Optimizing in-store product assortments, stock availabilities and menu selections
While fuel remains the top selling c-store product category, in-store product sales and an extensive prepared food menu represent the largest overall sales growth categories, and on average, they are the biggest contributor to overall gross profit. The strategic focus must be on capturing the broadest spectrum of transaction details possible and applying model-driven analytics and machine learning (or managed services like Amazon Forecast) to generate hyper-accurate predictions of future demand. This transaction detail can help optimize category plans, profitable private label assortments, high-selling menu offerings, and better in-store stock availability.
AWS recently started working with Parkland, a Canadian fuel and c-store operator that completes over 1 million customer transactions every day. Parkland is partnering with AWS to deploy a cloud-native data strategy that broadens the sources, frequency and detail of operational insight. This new digital data framework will help enhance Parkland’s customer loyalty program with more personalized offers that influence purchase behaviors. This strategy will also help Parkland optimize their product mix and pricing models to align with real-time demand signals.
Safe and efficient store operations
The challenges and complexities of operating a c-store location (never mind an entire chain) have only become more complex in the world of COVID-19. Establishing protocols and processes for employee and customer safety, as well as social distancing, must be added to the list of core needs such as managing store labor, preventing loss, ensuring food and forecourt safety, and managing inventory. Aggregation of real-time store transaction data, device and video data and forecasted demand data can be blended into valuable operations intelligence that allow simultaneous assessment of current store performance while recommending adjustments to fine-tune financial levers, such as labor scheduling, product ordering or kitchen production. A major national convenience store retailer is using both AWS edge computing and cloud services to support its next-generation retail operating platform. This custom solution is used by store associates to provide flexible checkout and frictionless payment methods for customers, real-time integration between store, forecourt, and enterprise processes, as well as automation of category management and product ordering processes.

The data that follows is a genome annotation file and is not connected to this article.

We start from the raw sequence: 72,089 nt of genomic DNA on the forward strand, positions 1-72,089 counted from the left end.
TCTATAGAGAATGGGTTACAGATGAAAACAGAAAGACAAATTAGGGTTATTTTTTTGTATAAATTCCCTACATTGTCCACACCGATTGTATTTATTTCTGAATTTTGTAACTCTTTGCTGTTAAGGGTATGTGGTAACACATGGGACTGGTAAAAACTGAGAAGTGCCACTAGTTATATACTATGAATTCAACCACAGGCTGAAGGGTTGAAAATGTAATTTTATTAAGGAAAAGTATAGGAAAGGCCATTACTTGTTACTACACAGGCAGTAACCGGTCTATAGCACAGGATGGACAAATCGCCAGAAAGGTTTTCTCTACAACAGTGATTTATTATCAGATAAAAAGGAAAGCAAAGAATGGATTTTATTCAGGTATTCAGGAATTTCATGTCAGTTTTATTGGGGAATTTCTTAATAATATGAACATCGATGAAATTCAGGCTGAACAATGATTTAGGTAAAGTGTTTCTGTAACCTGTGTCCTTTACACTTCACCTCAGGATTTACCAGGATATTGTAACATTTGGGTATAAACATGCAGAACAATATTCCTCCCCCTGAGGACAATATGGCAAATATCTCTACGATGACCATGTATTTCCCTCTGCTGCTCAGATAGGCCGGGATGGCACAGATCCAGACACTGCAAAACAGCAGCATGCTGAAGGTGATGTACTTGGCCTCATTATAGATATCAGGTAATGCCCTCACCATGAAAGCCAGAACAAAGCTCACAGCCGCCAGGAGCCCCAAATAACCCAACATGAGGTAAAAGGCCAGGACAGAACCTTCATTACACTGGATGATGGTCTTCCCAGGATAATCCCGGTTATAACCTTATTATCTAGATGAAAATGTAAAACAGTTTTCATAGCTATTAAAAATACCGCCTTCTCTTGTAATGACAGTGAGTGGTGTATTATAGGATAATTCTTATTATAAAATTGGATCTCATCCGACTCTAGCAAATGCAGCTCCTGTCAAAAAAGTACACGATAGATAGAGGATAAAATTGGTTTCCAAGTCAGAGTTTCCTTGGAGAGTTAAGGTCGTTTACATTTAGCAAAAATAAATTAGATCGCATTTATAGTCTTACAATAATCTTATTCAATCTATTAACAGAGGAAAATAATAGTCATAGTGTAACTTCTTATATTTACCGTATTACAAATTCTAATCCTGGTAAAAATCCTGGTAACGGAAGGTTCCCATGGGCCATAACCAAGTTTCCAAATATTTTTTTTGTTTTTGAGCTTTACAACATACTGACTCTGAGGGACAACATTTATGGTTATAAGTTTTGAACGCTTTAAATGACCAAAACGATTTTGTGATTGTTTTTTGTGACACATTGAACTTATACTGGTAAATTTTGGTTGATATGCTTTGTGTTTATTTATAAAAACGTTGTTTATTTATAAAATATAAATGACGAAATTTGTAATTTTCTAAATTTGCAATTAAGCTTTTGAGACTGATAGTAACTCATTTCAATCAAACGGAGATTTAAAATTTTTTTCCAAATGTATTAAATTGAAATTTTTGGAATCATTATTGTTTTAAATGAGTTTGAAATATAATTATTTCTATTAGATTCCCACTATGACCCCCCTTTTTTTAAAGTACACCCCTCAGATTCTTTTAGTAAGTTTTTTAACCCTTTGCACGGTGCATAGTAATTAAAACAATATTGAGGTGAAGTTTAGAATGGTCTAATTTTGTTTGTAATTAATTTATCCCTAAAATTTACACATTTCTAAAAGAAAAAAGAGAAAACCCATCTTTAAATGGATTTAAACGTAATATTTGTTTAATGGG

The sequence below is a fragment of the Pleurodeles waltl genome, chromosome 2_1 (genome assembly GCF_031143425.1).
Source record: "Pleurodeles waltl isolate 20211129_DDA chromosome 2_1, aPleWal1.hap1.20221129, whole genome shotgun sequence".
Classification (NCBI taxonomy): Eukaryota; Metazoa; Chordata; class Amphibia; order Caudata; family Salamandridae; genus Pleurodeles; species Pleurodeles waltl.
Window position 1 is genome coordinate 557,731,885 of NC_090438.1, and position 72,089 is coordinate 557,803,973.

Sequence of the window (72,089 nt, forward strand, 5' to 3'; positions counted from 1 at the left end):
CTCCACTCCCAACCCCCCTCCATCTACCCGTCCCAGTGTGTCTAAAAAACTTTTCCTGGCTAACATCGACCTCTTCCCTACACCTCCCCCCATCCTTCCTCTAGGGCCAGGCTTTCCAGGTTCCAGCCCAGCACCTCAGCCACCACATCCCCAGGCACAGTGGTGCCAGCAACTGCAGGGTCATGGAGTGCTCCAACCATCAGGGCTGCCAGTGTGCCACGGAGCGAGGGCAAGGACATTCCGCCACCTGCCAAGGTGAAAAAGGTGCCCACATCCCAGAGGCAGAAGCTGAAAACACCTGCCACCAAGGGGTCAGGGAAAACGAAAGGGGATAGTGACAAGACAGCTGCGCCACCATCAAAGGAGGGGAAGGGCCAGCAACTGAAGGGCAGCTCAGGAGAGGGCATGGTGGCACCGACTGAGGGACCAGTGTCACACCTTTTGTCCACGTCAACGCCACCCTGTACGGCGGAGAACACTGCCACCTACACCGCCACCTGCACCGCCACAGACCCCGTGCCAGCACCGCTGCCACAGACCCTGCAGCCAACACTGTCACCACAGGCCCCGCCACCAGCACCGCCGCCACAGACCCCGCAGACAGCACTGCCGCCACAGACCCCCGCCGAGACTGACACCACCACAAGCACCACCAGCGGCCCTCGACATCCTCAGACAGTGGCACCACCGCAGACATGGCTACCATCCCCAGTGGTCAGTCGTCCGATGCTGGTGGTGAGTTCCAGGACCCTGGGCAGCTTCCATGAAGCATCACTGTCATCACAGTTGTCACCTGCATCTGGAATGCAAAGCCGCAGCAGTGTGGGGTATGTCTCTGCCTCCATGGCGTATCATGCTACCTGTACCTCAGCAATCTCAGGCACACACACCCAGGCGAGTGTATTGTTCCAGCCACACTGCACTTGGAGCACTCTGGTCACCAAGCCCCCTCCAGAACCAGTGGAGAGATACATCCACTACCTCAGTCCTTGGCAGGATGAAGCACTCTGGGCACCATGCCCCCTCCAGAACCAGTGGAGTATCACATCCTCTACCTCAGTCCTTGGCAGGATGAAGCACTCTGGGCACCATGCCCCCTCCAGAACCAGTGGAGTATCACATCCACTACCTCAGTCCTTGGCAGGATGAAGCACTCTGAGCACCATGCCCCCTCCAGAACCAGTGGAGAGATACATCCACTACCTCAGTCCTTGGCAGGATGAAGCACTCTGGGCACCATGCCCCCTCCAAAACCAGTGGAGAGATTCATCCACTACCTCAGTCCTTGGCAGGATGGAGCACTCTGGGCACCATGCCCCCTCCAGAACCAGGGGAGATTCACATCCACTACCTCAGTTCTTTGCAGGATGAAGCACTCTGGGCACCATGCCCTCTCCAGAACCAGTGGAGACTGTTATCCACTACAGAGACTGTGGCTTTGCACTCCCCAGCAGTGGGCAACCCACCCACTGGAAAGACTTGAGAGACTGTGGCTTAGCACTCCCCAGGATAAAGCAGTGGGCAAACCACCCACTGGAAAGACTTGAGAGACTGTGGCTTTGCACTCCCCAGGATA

The bottom line
Convenience retailers who invest in a complete digital innovation strategy are better equipped to weather the current tumultuous retail environment and are poised to evolve as leaders in the industry. This theme was proven again and again in 2020 as retailers witnessed firsthand the limits of status-quo operations. As the industry comes up on one year of our “new normal,” those who quickly pivoted to meet customer needs will separate from the pack of those who were slower to adapt. For c-stores, maintaining the intersection of the access and ease market while leaning into AWS services to innovate this service model for current and future demands will make all the difference in this year and in years ahead.